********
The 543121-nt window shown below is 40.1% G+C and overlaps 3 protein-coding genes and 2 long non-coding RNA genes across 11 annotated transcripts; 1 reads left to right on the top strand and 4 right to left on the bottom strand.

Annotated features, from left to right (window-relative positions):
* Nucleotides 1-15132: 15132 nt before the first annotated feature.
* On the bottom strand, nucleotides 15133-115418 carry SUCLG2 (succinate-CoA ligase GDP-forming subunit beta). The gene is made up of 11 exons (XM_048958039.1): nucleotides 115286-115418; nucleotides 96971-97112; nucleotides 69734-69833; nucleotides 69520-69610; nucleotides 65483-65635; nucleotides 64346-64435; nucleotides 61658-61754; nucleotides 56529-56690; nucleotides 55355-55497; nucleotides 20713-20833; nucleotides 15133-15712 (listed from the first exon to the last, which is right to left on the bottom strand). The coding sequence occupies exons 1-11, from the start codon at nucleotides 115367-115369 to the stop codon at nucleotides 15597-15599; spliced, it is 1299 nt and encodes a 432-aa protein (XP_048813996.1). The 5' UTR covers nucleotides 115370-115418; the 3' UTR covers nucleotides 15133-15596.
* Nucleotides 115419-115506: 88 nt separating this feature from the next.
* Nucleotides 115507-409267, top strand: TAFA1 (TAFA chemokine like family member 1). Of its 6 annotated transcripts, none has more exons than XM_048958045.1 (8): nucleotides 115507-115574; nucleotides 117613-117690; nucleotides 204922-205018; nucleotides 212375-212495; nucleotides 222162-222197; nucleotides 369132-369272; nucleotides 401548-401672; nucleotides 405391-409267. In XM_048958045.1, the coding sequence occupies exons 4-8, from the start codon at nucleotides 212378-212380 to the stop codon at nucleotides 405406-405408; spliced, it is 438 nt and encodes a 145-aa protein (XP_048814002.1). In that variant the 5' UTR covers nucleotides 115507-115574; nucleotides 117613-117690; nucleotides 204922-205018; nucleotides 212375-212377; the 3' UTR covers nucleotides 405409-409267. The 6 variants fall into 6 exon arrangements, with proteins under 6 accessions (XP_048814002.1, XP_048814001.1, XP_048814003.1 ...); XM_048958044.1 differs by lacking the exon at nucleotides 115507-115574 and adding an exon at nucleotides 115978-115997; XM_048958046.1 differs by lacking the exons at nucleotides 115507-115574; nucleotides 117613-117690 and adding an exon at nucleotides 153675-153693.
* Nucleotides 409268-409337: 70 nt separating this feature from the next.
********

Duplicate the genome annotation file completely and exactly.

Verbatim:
The 543121-nt window shown below is 40.1% G+C and overlaps 3 protein-coding genes and 2 long non-coding RNA genes across 11 annotated transcripts; 1 reads left to right on the top strand and 4 right to left on the bottom strand.

Annotated features, from left to right (window-relative positions):
* Nucleotides 1-15132: 15132 nt before the first annotated feature.
* On the bottom strand, nucleotides 15133-115418 carry SUCLG2 (succinate-CoA ligase GDP-forming subunit beta). The gene is made up of 11 exons (XM_048958039.1): nucleotides 115286-115418; nucleotides 96971-97112; nucleotides 69734-69833; nucleotides 69520-69610; nucleotides 65483-65635; nucleotides 64346-64435; nucleotides 61658-61754; nucleotides 56529-56690; nucleotides 55355-55497; nucleotides 20713-20833; nucleotides 15133-15712 (listed from the first exon to the last, which is right to left on the bottom strand). The coding sequence occupies exons 1-11, from the start codon at nucleotides 115367-115369 to the stop codon at nucleotides 15597-15599; spliced, it is 1299 nt and encodes a 432-aa protein (XP_048813996.1). The 5' UTR covers nucleotides 115370-115418; the 3' UTR covers nucleotides 15133-15596.
* Nucleotides 115419-115506: 88 nt separating this feature from the next.
* Nucleotides 115507-409267, top strand: TAFA1 (TAFA chemokine like family member 1). Of its 6 annotated transcripts, none has more exons than XM_048958045.1 (8): nucleotides 115507-115574; nucleotides 117613-117690; nucleotides 204922-205018; nucleotides 212375-212495; nucleotides 222162-222197; nucleotides 369132-369272; nucleotides 401548-401672; nucleotides 405391-409267. In XM_048958045.1, the coding sequence occupies exons 4-8, from the start codon at nucleotides 212378-212380 to the stop codon at nucleotides 405406-405408; spliced, it is 438 nt and encodes a 145-aa protein (XP_048814002.1). In that variant the 5' UTR covers nucleotides 115507-115574; nucleotides 117613-117690; nucleotides 204922-205018; nucleotides 212375-212377; the 3' UTR covers nucleotides 405409-409267. The 6 variants fall into 6 exon arrangements, with proteins under 6 accessions (XP_048814002.1, XP_048814001.1, XP_048814003.1 ...); XM_048958044.1 differs by lacking the exon at nucleotides 115507-115574 and adding an exon at nucleotides 115978-115997; XM_048958046.1 differs by lacking the exons at nucleotides 115507-115574; nucleotides 117613-117690 and adding an exon at nucleotides 153675-153693.
* Nucleotides 409268-409337: 70 nt separating this feature from the next.